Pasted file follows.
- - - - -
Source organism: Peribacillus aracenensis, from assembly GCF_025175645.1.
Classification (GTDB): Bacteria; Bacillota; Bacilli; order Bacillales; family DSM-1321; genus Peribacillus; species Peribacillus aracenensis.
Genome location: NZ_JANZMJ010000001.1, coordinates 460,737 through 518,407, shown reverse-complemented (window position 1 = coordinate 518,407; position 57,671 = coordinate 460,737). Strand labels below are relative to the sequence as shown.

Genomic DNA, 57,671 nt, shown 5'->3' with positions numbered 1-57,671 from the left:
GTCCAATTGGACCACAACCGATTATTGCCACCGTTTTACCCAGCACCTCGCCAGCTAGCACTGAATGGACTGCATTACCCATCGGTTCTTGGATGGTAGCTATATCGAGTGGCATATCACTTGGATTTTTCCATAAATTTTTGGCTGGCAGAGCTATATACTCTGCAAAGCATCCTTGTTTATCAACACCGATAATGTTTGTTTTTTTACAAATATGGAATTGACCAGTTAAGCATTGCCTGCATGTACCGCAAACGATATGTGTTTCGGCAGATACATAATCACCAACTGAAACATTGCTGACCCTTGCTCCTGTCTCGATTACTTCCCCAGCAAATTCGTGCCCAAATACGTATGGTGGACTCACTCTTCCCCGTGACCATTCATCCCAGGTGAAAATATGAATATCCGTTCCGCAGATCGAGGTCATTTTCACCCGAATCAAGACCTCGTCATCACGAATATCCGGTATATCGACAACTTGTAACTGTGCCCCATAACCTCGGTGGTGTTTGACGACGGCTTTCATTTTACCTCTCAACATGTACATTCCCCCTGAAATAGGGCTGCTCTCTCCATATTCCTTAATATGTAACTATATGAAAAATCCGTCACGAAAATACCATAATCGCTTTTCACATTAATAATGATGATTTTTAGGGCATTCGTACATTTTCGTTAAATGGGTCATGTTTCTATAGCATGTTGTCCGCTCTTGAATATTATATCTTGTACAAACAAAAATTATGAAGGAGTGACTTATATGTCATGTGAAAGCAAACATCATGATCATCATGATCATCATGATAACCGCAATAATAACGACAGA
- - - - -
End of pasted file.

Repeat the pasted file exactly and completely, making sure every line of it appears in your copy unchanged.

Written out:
Source organism: Peribacillus aracenensis, from assembly GCF_025175645.1.
Classification (GTDB): Bacteria; Bacillota; Bacilli; order Bacillales; family DSM-1321; genus Peribacillus; species Peribacillus aracenensis.
Genome location: NZ_JANZMJ010000001.1, coordinates 460,737 through 518,407, shown reverse-complemented (window position 1 = coordinate 518,407; position 57,671 = coordinate 460,737). Strand labels below are relative to the sequence as shown.

Genomic DNA, 57,671 nt, shown 5'->3' with positions numbered 1-57,671 from the left:
GTCCAATTGGACCACAACCGATTATTGCCACCGTTTTACCCAGCACCTCGCCAGCTAGCACTGAATGGACTGCATTACCCATCGGTTCTTGGATGGTAGCTATATCGAGTGGCATATCACTTGGATTTTTCCATAAATTTTTGGCTGGCAGAGCTATATACTCTGCAAAGCATCCTTGTTTATCAACACCGATAATGTTTGTTTTTTTACAAATATGGAATTGACCAGTTAAGCATTGCCTGCATGTACCGCAAACGATATGTGTTTCGGCAGATACATAATCACCAACTGAAACATTGCTGACCCTTGCTCCTGTCTCGATTACTTCCCCAGCAAATTCGTGCCCAAATACGTATGGTGGACTCACTCTTCCCCGTGACCATTCATCCCAGGTGAAAATATGAATATCCGTTCCGCAGATCGAGGTCATTTTCACCCGAATCAAGACCTCGTCATCACGAATATCCGGTATATCGACAACTTGTAACTGTGCCCCATAACCTCGGTGGTGTTTGACGACGGCTTTCATTTTACCTCTCAACATGTACATTCCCCCTGAAATAGGGCTGCTCTCTCCATATTCCTTAATATGTAACTATATGAAAAATCCGTCACGAAAATACCATAATCGCTTTTCACATTAATAATGATGATTTTTAGGGCATTCGTACATTTTCGTTAAATGGGTCATGTTTCTATAGCATGTTGTCCGCTCTTGAATATTATATCTTGTACAAACAAAAATTATGAAGGAGTGACTTATATGTCATGTGAAAGCAAACATCATGATCATCATGATCATCATGATAACCGCAATAATAACGACAGA